São Tomé, February, 2016

Extracted from notes made during a cruise from Barbados to Cape Town. It seems important to mention that a flying one-day visit is no way to form an accurate impression of a society, but one day was all we had in each of the countries we visited down the west coast of Africa in early 2016. These notes, drawn from immediate experience, are nothing more than vignettes. And you know what they say about first impressions …

São Tomé, capital of the island state of São Tomé and Príncipe, is a calmer side of Africa- a  town of parks and avenues and stately buildings left over from Portuguese colonial times. Yes, the usual atrocities occurred and the islands were largely populated by slaves brought in to work the sugar plantations, but there’s more of a sense of order and contentment than we saw in Togo and Benin. It obviously benefits a lot from outside help. After independence in 1975 it had 15 years of communist rule, with mainland China providing significant aid, but lost the Chinese money when São Tomé voted at the UN to recognize Taiwan, so now Taiwan has taken over the heavy lifting (it even has an embassy here, while the US makes do with its embassy in Benin). Lots of poverty still, and a strong sense of unseen discipline of the citizenry – street stalls are theoretically banned, though the marketplaces are so congested a blind eye is turned on street traders: I’d be curious to know how they define democracy here.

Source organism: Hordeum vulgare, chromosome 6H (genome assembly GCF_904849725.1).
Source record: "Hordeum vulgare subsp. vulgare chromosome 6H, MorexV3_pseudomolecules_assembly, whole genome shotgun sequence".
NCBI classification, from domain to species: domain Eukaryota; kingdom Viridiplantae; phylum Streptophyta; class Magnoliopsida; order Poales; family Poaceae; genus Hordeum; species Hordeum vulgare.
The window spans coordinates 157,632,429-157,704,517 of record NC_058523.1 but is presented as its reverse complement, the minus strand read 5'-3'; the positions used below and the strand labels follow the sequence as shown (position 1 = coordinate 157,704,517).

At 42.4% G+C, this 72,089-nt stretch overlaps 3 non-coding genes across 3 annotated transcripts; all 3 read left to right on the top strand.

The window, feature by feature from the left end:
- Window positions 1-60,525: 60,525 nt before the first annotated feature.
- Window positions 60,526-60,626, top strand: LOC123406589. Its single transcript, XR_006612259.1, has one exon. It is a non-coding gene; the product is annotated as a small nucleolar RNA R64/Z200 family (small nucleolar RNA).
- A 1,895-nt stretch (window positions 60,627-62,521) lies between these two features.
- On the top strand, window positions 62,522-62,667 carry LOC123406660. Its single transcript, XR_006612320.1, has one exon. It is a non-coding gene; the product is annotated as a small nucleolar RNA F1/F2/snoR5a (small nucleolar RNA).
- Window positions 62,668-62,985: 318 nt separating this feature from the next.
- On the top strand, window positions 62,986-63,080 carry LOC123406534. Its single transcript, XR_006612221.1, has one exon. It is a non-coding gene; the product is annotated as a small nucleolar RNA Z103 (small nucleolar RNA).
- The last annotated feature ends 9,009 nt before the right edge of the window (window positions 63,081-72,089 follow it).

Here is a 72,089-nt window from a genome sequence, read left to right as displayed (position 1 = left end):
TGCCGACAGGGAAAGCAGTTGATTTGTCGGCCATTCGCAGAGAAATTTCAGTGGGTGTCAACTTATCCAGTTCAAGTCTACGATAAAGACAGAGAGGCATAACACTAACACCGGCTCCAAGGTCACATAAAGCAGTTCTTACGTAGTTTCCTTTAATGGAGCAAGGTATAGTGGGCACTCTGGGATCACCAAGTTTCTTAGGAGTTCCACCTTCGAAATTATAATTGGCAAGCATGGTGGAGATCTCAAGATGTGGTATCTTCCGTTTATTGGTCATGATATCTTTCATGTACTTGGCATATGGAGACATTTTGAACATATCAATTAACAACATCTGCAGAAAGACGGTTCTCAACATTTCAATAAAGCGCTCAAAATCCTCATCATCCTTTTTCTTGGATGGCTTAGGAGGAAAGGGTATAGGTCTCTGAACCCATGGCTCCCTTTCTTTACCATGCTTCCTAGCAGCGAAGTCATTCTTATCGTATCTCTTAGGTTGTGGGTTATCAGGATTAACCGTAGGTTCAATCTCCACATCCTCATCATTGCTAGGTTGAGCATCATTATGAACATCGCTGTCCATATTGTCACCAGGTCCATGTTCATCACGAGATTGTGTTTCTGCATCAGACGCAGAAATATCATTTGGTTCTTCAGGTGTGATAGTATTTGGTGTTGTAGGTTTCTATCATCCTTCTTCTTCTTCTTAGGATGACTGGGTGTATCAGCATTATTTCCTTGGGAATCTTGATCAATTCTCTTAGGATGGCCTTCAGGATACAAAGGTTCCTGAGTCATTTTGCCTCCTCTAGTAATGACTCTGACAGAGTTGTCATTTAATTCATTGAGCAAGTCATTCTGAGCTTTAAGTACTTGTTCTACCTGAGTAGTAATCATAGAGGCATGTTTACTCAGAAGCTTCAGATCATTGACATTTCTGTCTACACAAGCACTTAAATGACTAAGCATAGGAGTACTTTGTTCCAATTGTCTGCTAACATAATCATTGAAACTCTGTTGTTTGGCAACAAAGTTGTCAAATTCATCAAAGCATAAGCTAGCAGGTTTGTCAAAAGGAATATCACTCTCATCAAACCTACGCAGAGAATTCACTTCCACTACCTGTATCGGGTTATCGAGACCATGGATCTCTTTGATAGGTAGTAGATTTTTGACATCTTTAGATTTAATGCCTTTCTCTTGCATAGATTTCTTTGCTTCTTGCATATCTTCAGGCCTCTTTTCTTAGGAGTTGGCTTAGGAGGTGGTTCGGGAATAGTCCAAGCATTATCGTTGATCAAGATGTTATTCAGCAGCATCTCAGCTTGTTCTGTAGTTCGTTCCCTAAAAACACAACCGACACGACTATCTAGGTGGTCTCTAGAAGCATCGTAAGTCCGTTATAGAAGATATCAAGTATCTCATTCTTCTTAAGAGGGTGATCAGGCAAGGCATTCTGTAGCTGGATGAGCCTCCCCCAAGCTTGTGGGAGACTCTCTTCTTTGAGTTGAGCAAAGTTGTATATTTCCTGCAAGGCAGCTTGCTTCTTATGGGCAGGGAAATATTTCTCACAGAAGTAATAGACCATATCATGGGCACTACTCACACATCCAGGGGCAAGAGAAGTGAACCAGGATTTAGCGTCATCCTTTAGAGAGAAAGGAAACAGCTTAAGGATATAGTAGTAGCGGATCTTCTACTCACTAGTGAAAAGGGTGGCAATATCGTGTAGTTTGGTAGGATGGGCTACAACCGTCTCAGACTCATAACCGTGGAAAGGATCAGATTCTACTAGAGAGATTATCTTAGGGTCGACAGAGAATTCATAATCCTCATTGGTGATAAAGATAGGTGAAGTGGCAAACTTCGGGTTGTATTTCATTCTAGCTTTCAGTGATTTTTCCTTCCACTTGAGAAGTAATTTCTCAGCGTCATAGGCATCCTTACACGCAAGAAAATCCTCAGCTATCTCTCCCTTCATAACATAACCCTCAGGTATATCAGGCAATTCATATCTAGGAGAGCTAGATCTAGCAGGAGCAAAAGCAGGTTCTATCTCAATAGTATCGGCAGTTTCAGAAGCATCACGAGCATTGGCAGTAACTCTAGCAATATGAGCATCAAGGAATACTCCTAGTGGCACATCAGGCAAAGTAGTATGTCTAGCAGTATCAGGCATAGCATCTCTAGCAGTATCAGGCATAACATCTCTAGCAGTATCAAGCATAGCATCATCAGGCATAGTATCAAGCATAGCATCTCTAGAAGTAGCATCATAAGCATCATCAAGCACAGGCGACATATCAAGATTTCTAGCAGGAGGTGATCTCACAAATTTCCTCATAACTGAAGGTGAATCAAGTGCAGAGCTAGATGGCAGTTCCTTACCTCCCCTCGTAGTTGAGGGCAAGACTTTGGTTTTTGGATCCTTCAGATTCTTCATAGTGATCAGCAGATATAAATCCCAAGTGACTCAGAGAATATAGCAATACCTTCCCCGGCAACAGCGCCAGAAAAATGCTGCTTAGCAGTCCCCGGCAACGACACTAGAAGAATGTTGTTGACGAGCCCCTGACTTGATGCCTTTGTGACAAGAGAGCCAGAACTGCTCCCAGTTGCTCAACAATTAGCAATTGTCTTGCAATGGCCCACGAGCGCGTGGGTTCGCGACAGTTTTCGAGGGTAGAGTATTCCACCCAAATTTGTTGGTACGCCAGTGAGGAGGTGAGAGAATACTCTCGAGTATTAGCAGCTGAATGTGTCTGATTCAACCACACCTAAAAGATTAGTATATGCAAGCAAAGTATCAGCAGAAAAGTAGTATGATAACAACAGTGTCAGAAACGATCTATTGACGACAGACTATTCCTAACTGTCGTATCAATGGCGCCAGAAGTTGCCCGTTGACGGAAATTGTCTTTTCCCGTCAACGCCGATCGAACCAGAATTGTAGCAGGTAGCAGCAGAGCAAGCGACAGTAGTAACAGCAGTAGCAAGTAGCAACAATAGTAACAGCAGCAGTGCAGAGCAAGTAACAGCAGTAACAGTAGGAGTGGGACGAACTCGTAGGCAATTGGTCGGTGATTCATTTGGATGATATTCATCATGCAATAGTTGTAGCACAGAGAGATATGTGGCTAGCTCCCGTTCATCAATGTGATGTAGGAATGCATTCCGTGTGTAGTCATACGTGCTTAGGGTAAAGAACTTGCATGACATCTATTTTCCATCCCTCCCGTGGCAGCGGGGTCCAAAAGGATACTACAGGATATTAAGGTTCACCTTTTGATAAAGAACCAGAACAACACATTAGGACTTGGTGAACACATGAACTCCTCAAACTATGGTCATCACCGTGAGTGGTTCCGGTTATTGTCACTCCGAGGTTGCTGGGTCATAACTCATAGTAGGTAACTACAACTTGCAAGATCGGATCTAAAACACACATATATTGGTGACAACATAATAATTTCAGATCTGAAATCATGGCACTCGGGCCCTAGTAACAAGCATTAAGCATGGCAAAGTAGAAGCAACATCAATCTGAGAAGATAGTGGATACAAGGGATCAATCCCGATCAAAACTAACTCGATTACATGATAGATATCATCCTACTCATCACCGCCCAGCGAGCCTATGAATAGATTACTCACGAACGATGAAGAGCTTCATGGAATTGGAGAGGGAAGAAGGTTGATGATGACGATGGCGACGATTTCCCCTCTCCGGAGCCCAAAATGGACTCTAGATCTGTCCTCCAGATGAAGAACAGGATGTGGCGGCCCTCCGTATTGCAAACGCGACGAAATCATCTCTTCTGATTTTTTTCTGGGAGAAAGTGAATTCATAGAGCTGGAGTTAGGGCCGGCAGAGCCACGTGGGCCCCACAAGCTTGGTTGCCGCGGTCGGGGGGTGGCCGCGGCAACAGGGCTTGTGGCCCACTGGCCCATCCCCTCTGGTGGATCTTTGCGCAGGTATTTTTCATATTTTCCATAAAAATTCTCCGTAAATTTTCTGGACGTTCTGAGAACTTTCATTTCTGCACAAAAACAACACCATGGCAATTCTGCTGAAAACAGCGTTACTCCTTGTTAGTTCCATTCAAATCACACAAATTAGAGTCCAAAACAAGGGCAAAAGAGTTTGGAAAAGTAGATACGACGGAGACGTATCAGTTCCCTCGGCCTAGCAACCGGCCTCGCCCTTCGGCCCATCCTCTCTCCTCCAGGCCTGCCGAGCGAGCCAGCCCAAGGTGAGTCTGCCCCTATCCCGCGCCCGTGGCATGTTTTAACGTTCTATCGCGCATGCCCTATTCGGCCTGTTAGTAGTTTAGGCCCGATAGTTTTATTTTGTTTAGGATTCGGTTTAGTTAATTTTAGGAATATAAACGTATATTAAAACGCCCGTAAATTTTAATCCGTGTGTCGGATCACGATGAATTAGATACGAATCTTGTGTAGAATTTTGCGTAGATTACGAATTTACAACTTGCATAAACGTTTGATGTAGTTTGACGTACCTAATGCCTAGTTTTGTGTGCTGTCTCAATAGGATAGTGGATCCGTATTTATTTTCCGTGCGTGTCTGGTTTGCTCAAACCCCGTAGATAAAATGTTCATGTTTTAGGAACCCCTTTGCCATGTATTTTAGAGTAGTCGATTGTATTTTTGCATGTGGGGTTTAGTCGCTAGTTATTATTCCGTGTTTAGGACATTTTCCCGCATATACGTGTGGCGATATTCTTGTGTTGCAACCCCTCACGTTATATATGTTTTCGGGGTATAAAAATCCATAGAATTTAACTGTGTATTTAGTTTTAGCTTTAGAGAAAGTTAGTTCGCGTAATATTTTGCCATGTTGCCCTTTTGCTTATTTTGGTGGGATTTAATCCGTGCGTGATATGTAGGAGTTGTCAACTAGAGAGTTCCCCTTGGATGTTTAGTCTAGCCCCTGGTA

The day we visit, the teachers are on strike for an improvement in their base salary of 50 euros a month. The fishing village we stop at is not much more than a shanty town, but the kids are happy and playful (well, school’s out) and fisherfolk actually ask to have their photos taken. (continue reading below)

We stop in the village square to watch a dance and music show about olden times, with characters dressed in all kinds of strange clothing (one wearing a gas mask, another an old army greatcoat, others in red jumpsuits) to depict a story about the Portuguese colonizers and local kings (it had the character of the old English Mystery Plays, with the addition of relentless music and frenetic dancing, but otherwise nothing you’d expect in terms of what we usually think of as music and dance of Africa).

At another show, in the main square of São Tome, the overall feel was like an African version of the old mummers shows, pounding music accompanying a group of (again) oddly garbed characters (a bride with her train, a man in a top hat and morning suit, various officers and officials) all of whom each dance an introduction to themselves and a welcome to us, then dance fierce little conflicts that I suppose add up to a story, though I couldn’t for the life of me tell you what. I sat beside a local girl of maybe 12 or 13 to watch this show, and she seemed as mystified and delighted as I was.

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